There’s something to be said for “summer albums” – that is, the kind of pop record that serves well for windows down highway driving on a hot day, or just laying in the grass making wishes and conversation under a starry nighttime blanket. Despite the ominous title of Frank Bango’s The Sweet Songs of Decay, the collection of tunes Bango has assembled on his fourth full-length release do indeed add up to a marvelous soundtrack to the days of summer.
Don’t let the fact that the album is on Bango’s own Sincere Recordings be a boon to the album. Frank Bango is not the garden variety, dime-a-dozen indie pop guy who needs to release things himself because it’s the only way they’ll get heard. Bango has shared gigs with Richard Buckner, Frank Black, Ken Stringfellow and Lloyd Cole, and The Sweet Songs of Decay features work from members of Luna, Skeleton Key, Vic Chesnutt and Joe Jackson. This is obviously a man whose body of work is stored.
The Sweet Songs of Decay is a sparse, yet textured album. There’s no crazy ‘wall of sound’ sonics going on, but at the same time, Bango is smart enough to stay away from the ‘acoustic singer guy’ vibe, as well. The collection of sounds is nuanced, and after just one listen, the tunes give off the sense that Bango feels a closeness to his songs that is far deeper than most musicians – a feeling that helps to explain why Bango has only released four albums over a 14 year span despite critical acclaim for his previous three works.
Bango’s songwriting has always drawn comparisons to Nick Lowe and Elvis Costello, both worthwhile comparisons though the Costello bit rings truest as Bango flexes a bit of Elvis C. in his vocal cords on upbeat numbers such as “What this Place Needs” and “I Saw the Size of the World.”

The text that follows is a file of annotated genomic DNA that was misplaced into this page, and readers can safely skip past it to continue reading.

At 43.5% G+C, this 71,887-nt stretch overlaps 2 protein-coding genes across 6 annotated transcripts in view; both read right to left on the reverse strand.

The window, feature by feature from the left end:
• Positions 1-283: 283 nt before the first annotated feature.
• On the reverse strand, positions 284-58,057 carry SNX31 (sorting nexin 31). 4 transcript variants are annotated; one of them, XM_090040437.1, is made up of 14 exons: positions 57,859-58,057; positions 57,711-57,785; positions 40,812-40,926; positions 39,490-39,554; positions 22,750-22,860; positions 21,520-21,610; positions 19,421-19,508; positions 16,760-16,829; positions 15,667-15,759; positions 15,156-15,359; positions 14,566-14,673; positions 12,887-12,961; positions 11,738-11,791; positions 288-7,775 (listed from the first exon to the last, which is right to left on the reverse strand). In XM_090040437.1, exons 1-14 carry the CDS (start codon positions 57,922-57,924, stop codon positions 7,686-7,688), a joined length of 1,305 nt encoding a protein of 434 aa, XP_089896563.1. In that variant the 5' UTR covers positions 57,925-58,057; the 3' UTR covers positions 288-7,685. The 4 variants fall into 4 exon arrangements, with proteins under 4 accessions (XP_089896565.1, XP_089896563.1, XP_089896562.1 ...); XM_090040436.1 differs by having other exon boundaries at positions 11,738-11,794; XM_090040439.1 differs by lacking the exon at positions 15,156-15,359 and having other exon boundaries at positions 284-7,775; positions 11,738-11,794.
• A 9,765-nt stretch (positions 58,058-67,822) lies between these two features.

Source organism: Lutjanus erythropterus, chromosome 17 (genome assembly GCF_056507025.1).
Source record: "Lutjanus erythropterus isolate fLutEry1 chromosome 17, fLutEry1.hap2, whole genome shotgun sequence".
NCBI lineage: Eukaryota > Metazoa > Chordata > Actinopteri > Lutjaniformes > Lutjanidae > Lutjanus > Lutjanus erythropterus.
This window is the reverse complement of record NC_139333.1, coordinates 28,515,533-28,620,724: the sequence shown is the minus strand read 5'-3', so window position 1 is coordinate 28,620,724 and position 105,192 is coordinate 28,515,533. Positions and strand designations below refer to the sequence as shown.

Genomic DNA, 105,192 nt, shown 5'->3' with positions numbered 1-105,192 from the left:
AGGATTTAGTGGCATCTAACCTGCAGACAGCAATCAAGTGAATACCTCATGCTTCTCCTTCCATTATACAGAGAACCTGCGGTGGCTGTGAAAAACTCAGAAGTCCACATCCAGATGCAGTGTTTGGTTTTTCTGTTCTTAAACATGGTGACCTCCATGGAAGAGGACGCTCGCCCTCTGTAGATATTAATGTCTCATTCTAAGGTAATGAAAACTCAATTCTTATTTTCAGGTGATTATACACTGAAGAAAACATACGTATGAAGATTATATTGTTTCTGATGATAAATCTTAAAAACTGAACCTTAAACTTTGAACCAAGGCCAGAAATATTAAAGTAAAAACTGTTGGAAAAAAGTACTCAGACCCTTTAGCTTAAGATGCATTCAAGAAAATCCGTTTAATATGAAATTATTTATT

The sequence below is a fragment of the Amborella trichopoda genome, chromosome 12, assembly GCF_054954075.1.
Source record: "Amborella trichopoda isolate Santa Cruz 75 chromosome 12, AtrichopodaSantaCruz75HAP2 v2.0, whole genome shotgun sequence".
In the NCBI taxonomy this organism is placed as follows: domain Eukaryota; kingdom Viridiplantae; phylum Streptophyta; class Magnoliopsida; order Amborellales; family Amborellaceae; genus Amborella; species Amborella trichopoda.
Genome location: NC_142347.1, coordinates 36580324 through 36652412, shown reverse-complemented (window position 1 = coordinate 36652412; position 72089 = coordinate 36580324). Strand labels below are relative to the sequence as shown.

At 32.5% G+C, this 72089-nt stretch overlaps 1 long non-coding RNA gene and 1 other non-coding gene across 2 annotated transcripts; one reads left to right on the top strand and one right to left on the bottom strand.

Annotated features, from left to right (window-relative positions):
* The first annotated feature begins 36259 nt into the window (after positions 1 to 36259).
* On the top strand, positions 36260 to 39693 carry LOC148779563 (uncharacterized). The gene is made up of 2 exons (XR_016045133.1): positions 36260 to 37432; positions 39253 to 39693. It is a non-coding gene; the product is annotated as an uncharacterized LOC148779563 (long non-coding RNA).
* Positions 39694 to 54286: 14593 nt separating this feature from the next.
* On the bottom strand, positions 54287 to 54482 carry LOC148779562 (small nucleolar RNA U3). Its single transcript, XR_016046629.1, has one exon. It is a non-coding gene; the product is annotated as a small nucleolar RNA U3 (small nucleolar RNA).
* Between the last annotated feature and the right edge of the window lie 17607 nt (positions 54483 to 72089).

The strongest Costello similarity results in the best song of the album, as the upbeat “Angela Eagleton” tells the story of an artistically talented (“hidden away from the rest of the school by a box of 64 colors”), though downtrodden elementary school girl who was constantly picked on by other students (“and she never even looked up”). Bango ponders what she’s doing as “24 summers have melted away” and he tries to figure out what’s brought her to his mind, and eventually laments that he never had the courage to utter three little words, “good morning, Angela.” Musically, the track is a light-hearted romp with a frolicking bass part and brush drums along side some bubbling touches of keyboards and acoustic strumming. Thematically, though, it roots deep in the process of realizing how little sense people make of their younger selves make as they grow older.
As if to enforce the concept that The Sweet Sounds of Decay are a perpetual cycle, closing track “Gardenvariety” is a three minute amalgamation of various free sounds sourced nature sounds that, when the album is played on repeat, bleed seamlessly in to those the same sounds which introduce the album’s marvelous opening folk song, “You Always Begin By Saying Goodbye.” “Bunny in a Bunny Suit” is a slow, soulful number that sees Bango “pretending to be himself again” – a.k.a., a bunny in a bunny suit, or, “A vampire with plastic teeth” (incidentally, the artwork mimics this song with Bongo sitting on a bench next to the Easter Bunny). The album’s only real trip-up is the slightly clumsy slow jam “She’ll Miss the Spider,” though Bango redeems that near the end of the record with the stellar, stark piano ballad “If A Plane Goes Down.”
The Sweet Songs of Decay is a great mellow pop album, the kind that manages to create a relaxing, laid-back mood despite some darker overtones in the lyrics. If there wind up being three pop albums better than this in 2008, then the music industry will be a blessed place – because those would have to be three damn fine albums. Frank Bango’s put together an engaging set of tunes that only gets better with every listen – so much better, in fact, that The Sweet Songs of Decay’s got to be a front-runner on the short list for best album of 2008 thus far.